Finally, it is the part for which I have most been waiting: the tweet-up! I am surprised that the crowd there isn’t larger, but it works out for me as I can easily hear everyone in attendance. Here, I meet one of my longest-running online friends from our neighbors to the north, Canada. I also meet a long-running friend who stays in Vegas for the second time ever. We all introduce ourselves by name and Twitter handle, then spend the rest of the time chattering away about any and everything.
I plan to go to the opening ACB General Session, but as soon as I make my way out of the tweet-up location around 6:30, my Canadian friend, one from Indianapolis, another person from Canada and I think yet one more ask me if I wish to join them for dinner.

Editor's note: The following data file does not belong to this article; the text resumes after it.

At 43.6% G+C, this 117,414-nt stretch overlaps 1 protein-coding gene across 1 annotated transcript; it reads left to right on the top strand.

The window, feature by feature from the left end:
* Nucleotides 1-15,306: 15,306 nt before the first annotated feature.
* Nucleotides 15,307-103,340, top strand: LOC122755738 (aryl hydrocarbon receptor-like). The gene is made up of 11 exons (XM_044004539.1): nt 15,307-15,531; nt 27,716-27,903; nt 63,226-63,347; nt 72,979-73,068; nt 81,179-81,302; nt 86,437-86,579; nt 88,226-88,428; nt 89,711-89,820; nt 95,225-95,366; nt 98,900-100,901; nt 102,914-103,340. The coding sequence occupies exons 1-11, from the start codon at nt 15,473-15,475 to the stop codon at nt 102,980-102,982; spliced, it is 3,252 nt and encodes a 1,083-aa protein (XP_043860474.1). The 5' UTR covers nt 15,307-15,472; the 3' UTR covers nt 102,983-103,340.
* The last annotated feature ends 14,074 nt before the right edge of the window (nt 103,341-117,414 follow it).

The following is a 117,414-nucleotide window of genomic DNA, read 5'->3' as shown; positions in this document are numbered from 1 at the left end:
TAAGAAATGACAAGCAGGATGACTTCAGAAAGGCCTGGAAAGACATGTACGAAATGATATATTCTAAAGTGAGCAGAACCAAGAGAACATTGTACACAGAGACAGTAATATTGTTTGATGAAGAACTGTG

“Hmmm, that sounds fun,” I reply.
We then spend the next half hour working our way to the Wicked Vicky’s Tavern, being given spotty directions and losing each other a time or two in the process.
“Hey, this is how we roll at convention,” I say. “We’ll get there eventually.”
Once seated, I opt to have some delicious-sounding meatloaf and mac and cheese. The mac and cheese wasn’t the “real” baked stuff I most prefer, but then I guess I shouldn’t have really expected it to be. It was pretty good anyway, though I had to stop eating it once that runny cheese began to make me feel sick.
This is really the last thing I do, after which I retire to my room to see how my speaker works. I know that, not being the most technologically adept person, it would probably take me a minute to figure out the Bluetooth component. In the meantime, and this is probably unfortunate as I may never get around to learning said component, I discover that the cable they provide for charging also has an end that will allow it to be plugged into a headphone jack. So, I’m still kind of just using that.
I play with the volume, trying not to turn it up too loudly as those walls seem to retain no sound. As I feel myself flagging by 11, I finally slide under the covers and call it a night.